CEO: Clippers coach to quit if Sterling stays
LOS ANGELES (AP) — The interim CEO of the Los Angeles Clippers testified Tuesday that coach Doc Rivers told him he will quit if Donald Sterling remains the owner of the team.
CEO Richard Parsons testified at a trial to determine whether Sterling's wife, Shelly, can sell the team for $2 billion to former Microsoft CEO Steve Ballmer as the NBA looks to force Donald Sterling from the league over racist statements.
"Doc is troubled by this maybe more so than anybody else," Parsons said about Rivers, who is black. "If Mr. Sterling continues as owner, he does not want to continue as coach."
Parsons said he fears there would also be an exodus of key players, including team captain Chris Paul, who heads the NBA players union.
The judge stopped Parsons from giving an account of his conversations with Paul when an NBA lawyer objected over privacy issues.
Parsons is a former chief executive at Time Warner and Citigroup who took over leadership of the Clippers in May during the media blitz surrounding the banishment of Sterling.
Under questioning by Ballmer's lawyer, Parsons said the departure of Rivers would "accelerate the death spiral" of the Clippers.
"If Doc were to leave, that would be a disaster," Parsons said. "Doc is the father figure, the one who leads."
The discussion of Clippers players and coaches is new territory for the trial that has mostly explored the dealings between the Sterlings.
It wasn't immediately clear what effect the new information might have on the narrow question under consideration — whether Shelly Sterling can sell the team under the family trust.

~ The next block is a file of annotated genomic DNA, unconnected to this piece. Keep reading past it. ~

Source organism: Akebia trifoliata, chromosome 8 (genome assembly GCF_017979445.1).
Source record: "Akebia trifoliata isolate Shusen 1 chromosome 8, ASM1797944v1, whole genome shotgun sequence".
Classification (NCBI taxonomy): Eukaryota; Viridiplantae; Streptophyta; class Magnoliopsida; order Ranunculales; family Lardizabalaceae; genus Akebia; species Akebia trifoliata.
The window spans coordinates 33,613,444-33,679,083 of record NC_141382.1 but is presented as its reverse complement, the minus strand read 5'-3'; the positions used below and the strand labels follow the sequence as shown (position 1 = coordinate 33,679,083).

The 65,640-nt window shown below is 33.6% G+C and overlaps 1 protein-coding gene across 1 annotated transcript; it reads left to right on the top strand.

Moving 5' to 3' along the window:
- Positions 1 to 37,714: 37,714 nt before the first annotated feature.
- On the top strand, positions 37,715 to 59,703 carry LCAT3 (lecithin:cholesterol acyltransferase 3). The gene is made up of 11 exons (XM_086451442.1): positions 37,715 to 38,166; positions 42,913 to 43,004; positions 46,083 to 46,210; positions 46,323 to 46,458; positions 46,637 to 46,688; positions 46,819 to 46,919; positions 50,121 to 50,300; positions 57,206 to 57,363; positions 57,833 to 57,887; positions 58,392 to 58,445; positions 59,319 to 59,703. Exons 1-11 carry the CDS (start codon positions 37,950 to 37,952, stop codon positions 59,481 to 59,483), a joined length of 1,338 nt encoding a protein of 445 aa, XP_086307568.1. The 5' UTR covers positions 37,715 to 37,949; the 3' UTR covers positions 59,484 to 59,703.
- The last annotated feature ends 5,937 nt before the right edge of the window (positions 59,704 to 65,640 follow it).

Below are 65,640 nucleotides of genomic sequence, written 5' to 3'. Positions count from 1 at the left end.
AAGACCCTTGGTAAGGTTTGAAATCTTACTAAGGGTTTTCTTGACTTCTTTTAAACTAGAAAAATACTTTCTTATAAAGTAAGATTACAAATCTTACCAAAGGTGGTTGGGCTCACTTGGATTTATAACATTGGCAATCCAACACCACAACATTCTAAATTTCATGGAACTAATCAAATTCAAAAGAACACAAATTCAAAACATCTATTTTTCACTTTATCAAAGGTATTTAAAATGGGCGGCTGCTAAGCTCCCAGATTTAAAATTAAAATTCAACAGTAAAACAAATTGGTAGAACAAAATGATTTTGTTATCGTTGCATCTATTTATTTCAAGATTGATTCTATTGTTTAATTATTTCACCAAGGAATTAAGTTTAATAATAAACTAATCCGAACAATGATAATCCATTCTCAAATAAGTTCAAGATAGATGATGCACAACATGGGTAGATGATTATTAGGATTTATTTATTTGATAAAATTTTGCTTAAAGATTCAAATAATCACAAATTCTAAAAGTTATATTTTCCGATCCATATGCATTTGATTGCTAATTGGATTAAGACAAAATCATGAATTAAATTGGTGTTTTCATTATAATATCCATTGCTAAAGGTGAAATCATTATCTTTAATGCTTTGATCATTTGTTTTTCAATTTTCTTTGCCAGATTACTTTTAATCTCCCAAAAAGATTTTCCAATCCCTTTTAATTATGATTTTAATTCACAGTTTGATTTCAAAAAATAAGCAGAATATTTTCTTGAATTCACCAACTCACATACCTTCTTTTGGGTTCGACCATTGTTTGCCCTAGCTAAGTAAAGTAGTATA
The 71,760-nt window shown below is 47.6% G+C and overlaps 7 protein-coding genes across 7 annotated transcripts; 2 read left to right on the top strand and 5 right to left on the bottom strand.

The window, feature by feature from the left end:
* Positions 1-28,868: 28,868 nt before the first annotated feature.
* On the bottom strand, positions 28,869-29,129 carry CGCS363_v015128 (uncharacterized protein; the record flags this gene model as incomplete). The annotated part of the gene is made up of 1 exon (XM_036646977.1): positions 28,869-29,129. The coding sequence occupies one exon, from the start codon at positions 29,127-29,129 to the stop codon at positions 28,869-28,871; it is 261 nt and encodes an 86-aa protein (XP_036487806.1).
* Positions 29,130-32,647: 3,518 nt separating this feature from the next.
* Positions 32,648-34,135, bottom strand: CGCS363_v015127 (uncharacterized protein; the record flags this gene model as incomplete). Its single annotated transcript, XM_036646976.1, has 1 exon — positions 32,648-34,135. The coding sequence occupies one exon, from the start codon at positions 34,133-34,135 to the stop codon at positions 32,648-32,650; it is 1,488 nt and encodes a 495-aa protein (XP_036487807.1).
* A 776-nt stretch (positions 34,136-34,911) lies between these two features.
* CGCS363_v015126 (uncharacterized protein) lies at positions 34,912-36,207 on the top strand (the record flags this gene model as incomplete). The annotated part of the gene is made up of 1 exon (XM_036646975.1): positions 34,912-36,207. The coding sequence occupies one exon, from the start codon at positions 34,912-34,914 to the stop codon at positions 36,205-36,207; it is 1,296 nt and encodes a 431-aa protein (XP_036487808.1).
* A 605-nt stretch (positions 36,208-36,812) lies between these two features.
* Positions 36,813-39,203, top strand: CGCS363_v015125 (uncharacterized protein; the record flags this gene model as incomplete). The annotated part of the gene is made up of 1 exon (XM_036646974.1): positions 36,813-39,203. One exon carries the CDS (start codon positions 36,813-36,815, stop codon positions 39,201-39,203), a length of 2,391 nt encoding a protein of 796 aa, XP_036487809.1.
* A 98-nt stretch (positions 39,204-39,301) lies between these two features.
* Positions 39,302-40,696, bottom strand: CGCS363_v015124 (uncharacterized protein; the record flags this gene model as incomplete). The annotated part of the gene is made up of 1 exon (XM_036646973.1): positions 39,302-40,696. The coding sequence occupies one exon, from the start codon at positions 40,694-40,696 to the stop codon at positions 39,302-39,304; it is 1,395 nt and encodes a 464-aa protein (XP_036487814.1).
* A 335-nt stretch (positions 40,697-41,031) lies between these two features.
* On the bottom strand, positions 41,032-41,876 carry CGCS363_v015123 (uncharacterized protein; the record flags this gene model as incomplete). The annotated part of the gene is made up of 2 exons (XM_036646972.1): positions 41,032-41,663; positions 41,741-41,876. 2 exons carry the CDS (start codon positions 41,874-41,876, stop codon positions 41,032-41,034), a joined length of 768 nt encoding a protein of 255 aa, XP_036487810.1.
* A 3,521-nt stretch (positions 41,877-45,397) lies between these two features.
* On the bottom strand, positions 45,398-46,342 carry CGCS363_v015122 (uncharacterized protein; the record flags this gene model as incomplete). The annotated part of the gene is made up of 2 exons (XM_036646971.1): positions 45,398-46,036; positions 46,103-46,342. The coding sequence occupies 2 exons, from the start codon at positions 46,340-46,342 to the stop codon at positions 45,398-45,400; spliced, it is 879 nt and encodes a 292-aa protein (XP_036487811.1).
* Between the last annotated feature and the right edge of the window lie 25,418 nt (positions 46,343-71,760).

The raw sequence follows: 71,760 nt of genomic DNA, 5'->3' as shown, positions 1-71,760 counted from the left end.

Messages left for team officials seeking comment from Rivers weren't immediately returned.
Parsons, who is considered an expert in the management of major corporations, said he was certain that big corporate sponsors would pull out and season ticket holders would demand their money back if Donald Sterling remains the owner.
"If your coach leaves, if your players don't want to play with you, what do you have?" Parsons asked. "If your sponsors leave and the fans leave, it's going to spiral down and down."
Parsons also said he doesn't believe that anyone will offer as much money for the team as Ballmer. That opinion was seconded by witness Anwar Zakkour, an investment banker who helped broker the deal for Ballmer's purchase and said he never expected a bid so big.
Explaining why Ballmer would have bid over the value of the team, Zakkour said, "It was a trophy asset."
"This is the highest price ever achieved for a sports team," he said. "However way you count it, this is an amazing price that anyone should be satisfied with."
Parsons and Zakkour said that if the NBA seized the team and put it up for auction, the price would drop because there would be less certainty about the team's future.
Outside court, Sterling's lawyer, Bobby Samini, said the billionaire would persist in his opposition to the sale because "he feels he was wronged" by the NBA.
"He has no desire to destroy the team," Samini said. "He is fighting to protect his rights."
Later Tuesday, Sterling fired off another legal volley, filing a new lawsuit against his wife, the NBA and league Commissioner Adam Silver that alleges fraud, breach of contract, unfair business practices and infliction of emotional distress. He claimed, among other things, that he was tricked into being examined by psychiatrists to establish whether he was mentally competent.
The high-stakes financial fight centers on whether Shelly Sterling was authorized to make a deal with Ballmer on behalf of the Sterling Family Trust.
Outside court, Shelly Sterling's lawyer, Pierce O'Donnell, said Donald Sterling is being driven by "a perverted egotism."
"Right now, we're in the grips of Donald Sterling's craziness," he said.